The recent takeover of Crane Bank Ltd- by Bank of Uganda (BoU) continues to generate buzz in mainstream media, social media, and other various social and community platforms. One particular thread cutting through this buzz is that the economy is hurting and Crane Bank is only a symptom.
Those who mostly view the world through political lenses have worked hard to link Crane Bank woes to turbulent politics and failed neoliberal capitalism. This particular variant of analysts continue to headline doom and gloom. But this country has been deeply resilient in face of headwinds over the years. Optimism is therefore not farfetched. Yet clearly, there is a problem with our economy.
Beyond the structural challenges – accelerated by our mostly nature based means of production (supply chains) – we are currently faced with contraction of demand (besides, it is demand that mostly stimulates supply).
This problem is causing short-term economic shocks – not just in the financial system but also in the economy as a whole. To figure out the roots of this problem, it is important to look beyond the monetary side and examine our fiscal health. My own ongoing qualitative inquiry points to a major tactical challenge that managers of the economy must address with immediacy.
The challenge is negative consequences of fiscal administrative engineering. Few years ago, Ministry of Finance Planning and Economic Development (MFPED) introduced reforms aimed at improving efficiency in managing public expenditure and accountability.
These reforms were two fold; removing loopholes in the system that allowed hemorrhage of money through ghost public workers – here, the Ministry aimed to sanitize the payroll and this saved taxpayers over 300 billion shillings.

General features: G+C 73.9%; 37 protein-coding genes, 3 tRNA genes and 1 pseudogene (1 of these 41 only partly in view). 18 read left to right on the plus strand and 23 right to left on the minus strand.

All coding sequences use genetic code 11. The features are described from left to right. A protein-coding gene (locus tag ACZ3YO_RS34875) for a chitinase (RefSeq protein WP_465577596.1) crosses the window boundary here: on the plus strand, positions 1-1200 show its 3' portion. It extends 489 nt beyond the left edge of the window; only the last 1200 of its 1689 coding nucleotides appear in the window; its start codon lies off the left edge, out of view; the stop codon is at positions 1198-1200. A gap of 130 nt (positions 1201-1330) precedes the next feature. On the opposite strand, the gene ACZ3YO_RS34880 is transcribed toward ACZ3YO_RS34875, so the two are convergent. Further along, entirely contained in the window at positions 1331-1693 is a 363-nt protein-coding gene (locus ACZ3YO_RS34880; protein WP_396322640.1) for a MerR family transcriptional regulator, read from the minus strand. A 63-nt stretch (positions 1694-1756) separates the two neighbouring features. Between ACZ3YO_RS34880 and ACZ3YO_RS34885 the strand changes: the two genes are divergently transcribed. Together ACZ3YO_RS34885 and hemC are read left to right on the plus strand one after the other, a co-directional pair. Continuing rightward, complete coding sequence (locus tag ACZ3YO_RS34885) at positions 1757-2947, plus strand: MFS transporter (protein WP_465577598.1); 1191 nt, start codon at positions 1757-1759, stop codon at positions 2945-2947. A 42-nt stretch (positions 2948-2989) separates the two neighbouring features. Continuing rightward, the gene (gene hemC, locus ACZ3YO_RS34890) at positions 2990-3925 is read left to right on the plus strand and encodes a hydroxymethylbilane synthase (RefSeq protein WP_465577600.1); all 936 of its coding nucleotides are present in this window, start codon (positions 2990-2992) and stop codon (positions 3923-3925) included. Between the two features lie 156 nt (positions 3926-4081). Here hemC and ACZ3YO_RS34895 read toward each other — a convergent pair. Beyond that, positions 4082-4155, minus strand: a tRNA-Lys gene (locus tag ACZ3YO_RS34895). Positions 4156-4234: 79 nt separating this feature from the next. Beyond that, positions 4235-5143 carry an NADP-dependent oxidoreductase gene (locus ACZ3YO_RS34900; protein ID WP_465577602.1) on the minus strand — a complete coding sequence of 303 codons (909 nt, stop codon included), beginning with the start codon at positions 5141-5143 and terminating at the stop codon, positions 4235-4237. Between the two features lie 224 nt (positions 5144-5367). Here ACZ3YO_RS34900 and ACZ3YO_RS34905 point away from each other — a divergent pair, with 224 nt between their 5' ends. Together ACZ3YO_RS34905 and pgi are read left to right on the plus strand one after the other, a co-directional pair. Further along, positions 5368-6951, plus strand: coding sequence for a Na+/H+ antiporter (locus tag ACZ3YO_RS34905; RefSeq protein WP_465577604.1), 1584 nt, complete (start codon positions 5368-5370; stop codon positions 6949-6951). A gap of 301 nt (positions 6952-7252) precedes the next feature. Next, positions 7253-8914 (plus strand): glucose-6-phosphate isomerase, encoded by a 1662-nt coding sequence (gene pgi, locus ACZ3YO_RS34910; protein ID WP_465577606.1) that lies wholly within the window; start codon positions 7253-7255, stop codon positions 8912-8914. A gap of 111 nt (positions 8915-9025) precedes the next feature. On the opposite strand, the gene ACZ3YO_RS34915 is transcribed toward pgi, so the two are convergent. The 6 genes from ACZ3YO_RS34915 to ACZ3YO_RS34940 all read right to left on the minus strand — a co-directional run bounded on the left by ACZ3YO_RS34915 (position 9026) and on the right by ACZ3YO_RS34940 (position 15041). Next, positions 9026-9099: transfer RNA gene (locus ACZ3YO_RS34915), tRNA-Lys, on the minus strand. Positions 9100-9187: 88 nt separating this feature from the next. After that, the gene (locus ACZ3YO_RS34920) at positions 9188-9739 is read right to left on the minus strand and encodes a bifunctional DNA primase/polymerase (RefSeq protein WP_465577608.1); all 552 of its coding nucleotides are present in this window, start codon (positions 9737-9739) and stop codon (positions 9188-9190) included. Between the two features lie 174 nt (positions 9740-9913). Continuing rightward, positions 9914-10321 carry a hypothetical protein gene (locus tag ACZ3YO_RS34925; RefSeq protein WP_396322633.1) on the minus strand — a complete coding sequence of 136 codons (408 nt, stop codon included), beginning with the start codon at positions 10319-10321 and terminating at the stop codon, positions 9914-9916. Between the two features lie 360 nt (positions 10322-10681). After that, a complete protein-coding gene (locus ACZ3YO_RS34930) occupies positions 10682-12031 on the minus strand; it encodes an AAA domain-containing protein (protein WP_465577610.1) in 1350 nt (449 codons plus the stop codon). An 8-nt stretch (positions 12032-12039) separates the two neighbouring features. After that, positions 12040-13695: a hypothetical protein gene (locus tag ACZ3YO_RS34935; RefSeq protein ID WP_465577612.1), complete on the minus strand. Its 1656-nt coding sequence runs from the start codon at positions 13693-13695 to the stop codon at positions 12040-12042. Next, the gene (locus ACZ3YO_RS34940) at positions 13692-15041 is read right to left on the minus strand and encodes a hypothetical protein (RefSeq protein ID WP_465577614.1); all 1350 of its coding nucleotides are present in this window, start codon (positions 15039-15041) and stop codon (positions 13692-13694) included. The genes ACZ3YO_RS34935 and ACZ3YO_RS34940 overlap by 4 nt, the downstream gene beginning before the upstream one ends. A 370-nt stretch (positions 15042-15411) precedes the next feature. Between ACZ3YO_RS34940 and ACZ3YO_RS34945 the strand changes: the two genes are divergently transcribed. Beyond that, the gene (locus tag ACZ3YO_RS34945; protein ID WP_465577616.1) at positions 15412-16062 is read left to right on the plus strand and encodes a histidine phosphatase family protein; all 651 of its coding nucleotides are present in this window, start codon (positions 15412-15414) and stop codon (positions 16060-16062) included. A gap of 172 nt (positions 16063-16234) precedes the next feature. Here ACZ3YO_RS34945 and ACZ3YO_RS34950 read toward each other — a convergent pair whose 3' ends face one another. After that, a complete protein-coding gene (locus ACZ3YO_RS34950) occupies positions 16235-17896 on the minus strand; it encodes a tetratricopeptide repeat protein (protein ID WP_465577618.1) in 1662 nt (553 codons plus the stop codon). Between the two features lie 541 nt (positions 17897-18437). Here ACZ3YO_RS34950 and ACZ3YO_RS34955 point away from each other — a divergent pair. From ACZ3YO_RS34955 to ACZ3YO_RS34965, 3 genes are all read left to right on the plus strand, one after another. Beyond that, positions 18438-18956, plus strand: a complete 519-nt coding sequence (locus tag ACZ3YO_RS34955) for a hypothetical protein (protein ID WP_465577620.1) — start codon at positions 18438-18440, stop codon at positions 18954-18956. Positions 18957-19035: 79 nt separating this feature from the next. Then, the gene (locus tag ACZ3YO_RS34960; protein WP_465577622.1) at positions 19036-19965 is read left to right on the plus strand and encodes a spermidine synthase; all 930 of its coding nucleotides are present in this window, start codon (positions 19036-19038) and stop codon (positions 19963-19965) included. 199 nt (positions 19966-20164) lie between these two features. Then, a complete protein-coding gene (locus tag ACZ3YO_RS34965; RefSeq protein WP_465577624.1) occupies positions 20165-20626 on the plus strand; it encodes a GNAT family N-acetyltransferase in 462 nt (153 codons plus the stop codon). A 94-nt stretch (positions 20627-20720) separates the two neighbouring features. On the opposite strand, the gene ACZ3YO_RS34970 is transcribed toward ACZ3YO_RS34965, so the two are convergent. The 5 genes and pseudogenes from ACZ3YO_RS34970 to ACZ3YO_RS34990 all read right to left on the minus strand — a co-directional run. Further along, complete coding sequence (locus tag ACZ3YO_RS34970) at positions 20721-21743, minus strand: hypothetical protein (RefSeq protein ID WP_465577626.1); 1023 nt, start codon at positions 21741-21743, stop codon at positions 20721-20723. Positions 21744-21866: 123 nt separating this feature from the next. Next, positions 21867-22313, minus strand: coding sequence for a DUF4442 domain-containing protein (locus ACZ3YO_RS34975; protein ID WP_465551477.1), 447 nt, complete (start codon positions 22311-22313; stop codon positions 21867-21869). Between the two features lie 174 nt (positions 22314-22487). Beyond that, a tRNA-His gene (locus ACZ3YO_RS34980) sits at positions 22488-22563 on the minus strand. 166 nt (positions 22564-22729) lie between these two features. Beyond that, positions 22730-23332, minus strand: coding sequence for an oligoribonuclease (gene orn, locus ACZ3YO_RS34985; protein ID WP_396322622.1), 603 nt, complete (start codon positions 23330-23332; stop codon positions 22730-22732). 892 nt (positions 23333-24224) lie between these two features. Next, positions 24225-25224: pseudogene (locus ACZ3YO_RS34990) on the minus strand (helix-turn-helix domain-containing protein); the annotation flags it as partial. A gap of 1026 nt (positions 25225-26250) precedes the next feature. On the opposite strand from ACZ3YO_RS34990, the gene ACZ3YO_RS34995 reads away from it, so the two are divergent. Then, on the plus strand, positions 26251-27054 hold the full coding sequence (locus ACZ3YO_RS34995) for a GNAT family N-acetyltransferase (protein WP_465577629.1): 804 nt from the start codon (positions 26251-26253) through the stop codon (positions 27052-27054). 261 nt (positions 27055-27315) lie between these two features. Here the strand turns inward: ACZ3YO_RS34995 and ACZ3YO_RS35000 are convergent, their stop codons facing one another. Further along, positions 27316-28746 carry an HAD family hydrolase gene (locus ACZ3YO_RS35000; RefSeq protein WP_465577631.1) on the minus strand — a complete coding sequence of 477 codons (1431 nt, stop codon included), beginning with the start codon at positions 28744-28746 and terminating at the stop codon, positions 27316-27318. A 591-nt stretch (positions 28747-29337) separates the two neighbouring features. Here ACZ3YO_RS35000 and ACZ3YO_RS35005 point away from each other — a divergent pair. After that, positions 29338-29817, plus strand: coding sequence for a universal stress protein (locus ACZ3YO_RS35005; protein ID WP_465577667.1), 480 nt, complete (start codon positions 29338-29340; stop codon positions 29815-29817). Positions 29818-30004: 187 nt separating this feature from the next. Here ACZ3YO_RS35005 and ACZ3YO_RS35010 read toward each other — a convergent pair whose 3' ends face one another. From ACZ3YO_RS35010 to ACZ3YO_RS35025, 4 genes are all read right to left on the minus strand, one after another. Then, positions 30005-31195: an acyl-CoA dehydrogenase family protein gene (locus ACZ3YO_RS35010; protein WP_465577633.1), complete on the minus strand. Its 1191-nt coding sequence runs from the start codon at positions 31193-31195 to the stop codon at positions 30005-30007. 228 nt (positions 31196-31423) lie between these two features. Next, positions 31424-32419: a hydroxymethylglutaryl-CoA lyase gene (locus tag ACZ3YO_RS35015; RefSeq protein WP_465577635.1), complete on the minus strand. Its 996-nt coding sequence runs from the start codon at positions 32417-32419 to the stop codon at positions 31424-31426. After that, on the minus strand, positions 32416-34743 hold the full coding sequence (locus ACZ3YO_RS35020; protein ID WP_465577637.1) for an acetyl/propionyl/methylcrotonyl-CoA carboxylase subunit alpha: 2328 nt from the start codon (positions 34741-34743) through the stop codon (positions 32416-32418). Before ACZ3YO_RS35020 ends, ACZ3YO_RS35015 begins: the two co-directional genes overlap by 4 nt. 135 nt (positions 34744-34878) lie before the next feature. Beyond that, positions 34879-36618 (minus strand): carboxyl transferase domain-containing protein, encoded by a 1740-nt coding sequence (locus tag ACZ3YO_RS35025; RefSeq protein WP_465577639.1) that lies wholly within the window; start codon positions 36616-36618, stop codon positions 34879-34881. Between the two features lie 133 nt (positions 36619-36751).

This was a technical triumph. Secondly, reforms were aimed at removing expenditure redundancies at cost centers (ministries, agencies, local governments e.t.c)- as such the Ministry introduced electronic financial systems to facilitate birds’ eye view surveillance of financial flows and reporting – and the systems worked really fine – but partly; and herein lies the challenge.
All of a sudden, mostly districts were not spending and money was and continues to return to the national treasury (diminishing absorption capability). There could be many factors that led to this, but clearly the reform shocked the system; there was no sufficient technical capacity at most cost centers to seamlessly adapt to the electronic system.
Perhaps the Ministry should have gone the long route of capacity assessment and technical retooling in especially local governments – to get folks ready to ride on the tech road get things done.
Recently, World Bank informed President Museveni that out of $1.8 billion loan approved for Uganda; only $400m was being used, putting a balance of $1.4 billion at the risk of cancellation. The President was deeply concerned and quizzed government ministries and agencies on failure to spend money.
Recently, due to mentioned systemic failure, Uganda paid 90billion shillings in fees (fines) for failure to spend. Failure to spend presents a problem for the economy. The critical ones are two; Service Delivery suffers (health, schools, agricultural extension etc.). The second problem is collapse of aggregate demand because of reducing purchasing power. This has negative consequences for jobs, tax revenue, productivity, national output, trade balance etc.
The above may not be sufficient to explain why ministries, agencies and local governments are not spending. For example, districts have no capacity to spend because of staffing gaps- now at 40% in most districts. What are district service commissions doing? What happened to human resources planning? Besides staffing gaps, officials in government have been less responsive.
An MOFPED April 2015 report on effectiveness of integrated financial management system point to human element as a major impediment. Simply, people mandated to update the system with real time expenditure and accountability reports are not doing so in a timely and efficient manner. These are perhaps traces of sheer incompetence in our public service among other things. But someone must take responsibility.
So here is the difficult choice that government must face. How to deliver sound systems without hurting the economy? What are technical and adaptive preparations required in order not to shock the system? How can government protect well-intentioned fiscal management reforms without paining the economy?
The current pain in our pockets and entire economy will heal and when it does, its probable that the economy will be much stronger, less corrupt, efficient and inclusive. Now government will need to do much more to prepare the system before it goes under water.
CEO- Agency for Transformation; Kampala based think and do tank on agricultural and environmental policy.